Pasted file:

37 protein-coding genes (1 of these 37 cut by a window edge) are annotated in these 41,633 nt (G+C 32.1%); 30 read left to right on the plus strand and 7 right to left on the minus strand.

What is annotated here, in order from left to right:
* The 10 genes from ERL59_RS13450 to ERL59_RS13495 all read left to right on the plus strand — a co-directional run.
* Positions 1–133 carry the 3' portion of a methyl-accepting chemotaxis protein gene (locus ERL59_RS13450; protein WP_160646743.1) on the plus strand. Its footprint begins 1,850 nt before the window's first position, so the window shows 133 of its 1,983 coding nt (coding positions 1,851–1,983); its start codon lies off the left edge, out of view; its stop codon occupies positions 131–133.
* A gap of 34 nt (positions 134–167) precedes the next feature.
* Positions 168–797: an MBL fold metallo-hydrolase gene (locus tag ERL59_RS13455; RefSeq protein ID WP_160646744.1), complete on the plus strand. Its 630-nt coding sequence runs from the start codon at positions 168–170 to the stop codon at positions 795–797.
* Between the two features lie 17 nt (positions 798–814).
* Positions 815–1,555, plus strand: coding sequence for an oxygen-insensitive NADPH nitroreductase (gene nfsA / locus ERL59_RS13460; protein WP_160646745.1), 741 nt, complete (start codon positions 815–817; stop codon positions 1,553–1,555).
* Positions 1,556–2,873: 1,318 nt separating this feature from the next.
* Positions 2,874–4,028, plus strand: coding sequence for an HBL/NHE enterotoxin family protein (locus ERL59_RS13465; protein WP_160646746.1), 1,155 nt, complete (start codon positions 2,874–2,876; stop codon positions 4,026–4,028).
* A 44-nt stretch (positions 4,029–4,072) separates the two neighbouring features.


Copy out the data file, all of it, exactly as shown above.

37 protein-coding genes (1 of these 37 cut by a window edge) are annotated in these 41,633 nt (G+C 32.1%); 30 read left to right on the plus strand and 7 right to left on the minus strand.

What is annotated here, in order from left to right:
* The 10 genes from ERL59_RS13450 to ERL59_RS13495 all read left to right on the plus strand — a co-directional run.
* Positions 1–133 carry the 3' portion of a methyl-accepting chemotaxis protein gene (locus ERL59_RS13450; protein WP_160646743.1) on the plus strand. Its footprint begins 1,850 nt before the window's first position, so the window shows 133 of its 1,983 coding nt (coding positions 1,851–1,983); its start codon lies off the left edge, out of view; its stop codon occupies positions 131–133.
* A gap of 34 nt (positions 134–167) precedes the next feature.
* Positions 168–797: an MBL fold metallo-hydrolase gene (locus tag ERL59_RS13455; RefSeq protein ID WP_160646744.1), complete on the plus strand. Its 630-nt coding sequence runs from the start codon at positions 168–170 to the stop codon at positions 795–797.
* Between the two features lie 17 nt (positions 798–814).
* Positions 815–1,555, plus strand: coding sequence for an oxygen-insensitive NADPH nitroreductase (gene nfsA / locus ERL59_RS13460; protein WP_160646745.1), 741 nt, complete (start codon positions 815–817; stop codon positions 1,553–1,555).
* Positions 1,556–2,873: 1,318 nt separating this feature from the next.
* Positions 2,874–4,028, plus strand: coding sequence for an HBL/NHE enterotoxin family protein (locus ERL59_RS13465; protein WP_160646746.1), 1,155 nt, complete (start codon positions 2,874–2,876; stop codon positions 4,026–4,028).
* A 44-nt stretch (positions 4,029–4,072) separates the two neighbouring features.